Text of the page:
Danish, U.N. and other national security forces were deployed in unprecedented numbers to Copenhagen and specifically to the Bella Center, where the two-week climate talks were due to end Friday. Among the leaders to be secured were such controversial figures as Venezuelan President Hugo Chavez and Zimbabwe's leader Robert Mugabe.
Nearly all of the 30,000 non-government organization and observer representatives were locked out from the building as of Thursday, with numerous side events canceled to prepare security for the high-level event with the world leaders.
A group of NGOs wrote an open letter to Yvo de Boer, the United Nation's top climate official, and conference President Lars Lokke Rasmussen saying it was "unacceptable that civil society observers should be limited in this forum."
Kumi Naidoo, head of Greenpeace International, said civil society participation "has been shrunk to an absolute minimum." He added the summit started off transparent but in the final days had been on a "slippery downward slope."
De Boer has since defended the move, saying it was a result of several disruptive events inside the Bella Center.
The events staged by climate activists inside the Bella center included "strange packages being found in different places," people disturbing group sessions and staging sit-ins, de Boer said. The disruptions were "beyond everything we have ever seen in this process," he said.
The Bella Center has been a madhouse for quite some time. The second week has seen journalists and NGOs arriving in Copenhagen in droves, with authorities unable to handle the crush.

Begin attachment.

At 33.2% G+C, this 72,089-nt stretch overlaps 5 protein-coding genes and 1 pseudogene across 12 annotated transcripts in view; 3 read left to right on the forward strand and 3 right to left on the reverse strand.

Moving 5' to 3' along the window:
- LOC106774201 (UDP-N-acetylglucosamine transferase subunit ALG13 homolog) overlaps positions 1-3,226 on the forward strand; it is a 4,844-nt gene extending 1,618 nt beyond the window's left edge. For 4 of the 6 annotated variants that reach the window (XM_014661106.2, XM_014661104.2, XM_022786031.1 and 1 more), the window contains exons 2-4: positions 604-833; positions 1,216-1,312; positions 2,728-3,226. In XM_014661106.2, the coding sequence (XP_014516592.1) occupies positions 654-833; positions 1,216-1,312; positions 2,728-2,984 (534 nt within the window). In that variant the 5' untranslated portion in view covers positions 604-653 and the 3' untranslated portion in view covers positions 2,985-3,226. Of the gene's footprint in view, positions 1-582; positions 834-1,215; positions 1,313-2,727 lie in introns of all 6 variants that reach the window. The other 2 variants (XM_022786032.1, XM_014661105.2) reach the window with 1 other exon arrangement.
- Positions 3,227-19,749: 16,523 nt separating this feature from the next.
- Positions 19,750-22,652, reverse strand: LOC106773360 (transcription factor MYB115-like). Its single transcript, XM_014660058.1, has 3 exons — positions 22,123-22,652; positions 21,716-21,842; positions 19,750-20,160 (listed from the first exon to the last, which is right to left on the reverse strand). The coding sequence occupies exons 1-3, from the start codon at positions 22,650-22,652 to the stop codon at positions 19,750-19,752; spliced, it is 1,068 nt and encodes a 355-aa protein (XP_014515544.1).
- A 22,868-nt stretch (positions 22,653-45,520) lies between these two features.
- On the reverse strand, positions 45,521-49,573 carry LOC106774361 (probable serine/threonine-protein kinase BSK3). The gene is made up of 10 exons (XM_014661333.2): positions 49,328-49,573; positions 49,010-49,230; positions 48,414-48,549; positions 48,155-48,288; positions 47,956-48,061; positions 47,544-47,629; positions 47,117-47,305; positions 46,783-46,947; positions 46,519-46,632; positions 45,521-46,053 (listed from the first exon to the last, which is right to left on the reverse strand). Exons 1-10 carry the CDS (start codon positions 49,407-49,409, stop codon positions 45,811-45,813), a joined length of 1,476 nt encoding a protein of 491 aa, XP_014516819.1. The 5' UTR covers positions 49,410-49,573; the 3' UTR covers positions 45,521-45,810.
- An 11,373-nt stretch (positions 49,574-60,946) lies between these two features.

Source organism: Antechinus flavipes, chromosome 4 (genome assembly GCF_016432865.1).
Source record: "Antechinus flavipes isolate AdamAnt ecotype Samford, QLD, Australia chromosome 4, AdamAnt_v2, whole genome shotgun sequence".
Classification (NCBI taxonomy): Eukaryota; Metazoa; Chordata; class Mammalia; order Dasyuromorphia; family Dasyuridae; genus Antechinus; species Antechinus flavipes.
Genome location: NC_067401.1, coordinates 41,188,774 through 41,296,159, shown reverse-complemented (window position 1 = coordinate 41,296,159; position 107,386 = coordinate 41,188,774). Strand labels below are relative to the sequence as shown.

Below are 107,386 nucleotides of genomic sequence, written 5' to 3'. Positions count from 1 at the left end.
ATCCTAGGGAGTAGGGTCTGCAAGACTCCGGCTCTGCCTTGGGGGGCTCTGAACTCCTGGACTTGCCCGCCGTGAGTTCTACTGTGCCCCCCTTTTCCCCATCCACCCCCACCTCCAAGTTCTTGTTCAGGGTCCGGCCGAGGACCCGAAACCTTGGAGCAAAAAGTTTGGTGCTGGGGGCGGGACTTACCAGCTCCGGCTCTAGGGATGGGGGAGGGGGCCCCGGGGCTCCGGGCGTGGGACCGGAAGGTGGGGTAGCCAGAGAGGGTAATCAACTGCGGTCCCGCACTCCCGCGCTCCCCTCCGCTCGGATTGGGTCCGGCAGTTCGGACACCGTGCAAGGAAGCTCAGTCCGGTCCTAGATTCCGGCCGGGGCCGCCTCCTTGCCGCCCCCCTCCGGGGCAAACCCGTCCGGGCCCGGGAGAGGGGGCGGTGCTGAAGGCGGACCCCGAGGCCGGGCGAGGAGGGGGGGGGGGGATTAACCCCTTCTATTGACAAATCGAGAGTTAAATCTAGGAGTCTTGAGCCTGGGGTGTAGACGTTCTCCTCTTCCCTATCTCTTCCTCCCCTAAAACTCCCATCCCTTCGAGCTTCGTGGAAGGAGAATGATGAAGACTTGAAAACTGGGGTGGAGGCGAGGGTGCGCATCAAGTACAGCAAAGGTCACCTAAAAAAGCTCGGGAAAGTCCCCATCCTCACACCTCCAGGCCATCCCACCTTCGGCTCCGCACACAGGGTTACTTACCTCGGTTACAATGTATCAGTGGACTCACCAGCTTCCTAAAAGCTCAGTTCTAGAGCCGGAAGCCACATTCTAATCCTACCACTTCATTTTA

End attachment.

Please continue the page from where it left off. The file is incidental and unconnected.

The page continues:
The Bella Center can hold 15,000 people but nearly 45,000 people were registered for the event. Frank McDonald of The Irish Times fittingly described the venue as "bedlam," a hint to a psychiatric hospital in London notorious for its cruelty to patients.
NGO representatives and delegation members had to wait for hours in the cold to register.
John Sweeney, a member of the U.N. Intergovernmental Panel on Climate Change, which was awarded the Nobel Peace Prize in 2007 along with former U.S. Vice President Al Gore, waited eight hours in line only to be told the reception desk was closed. The next day, he again joined the queue and, after another six hours of waiting, finally got in.
Outside, demonstrators repeatedly clashed with police all over the city, with around 1,500 arrests made over the course of the conference.
Police action has been widely criticized; the Danish government had pushed through a bill allowing police to temporarily detain protesters for 12 hours without charges -- a move blasted by civil rights organizations.
On Saturday, when roughly 100,000 climate activists took the streets, police pre-emptively detained around 1,000 protesters and made them sit handcuffed on the icy ground for several hours. On Wednesday, a group of around 2,000 protesters marched toward the Bella Center to demand entry but they were stopped by Danish riot police wielding batons.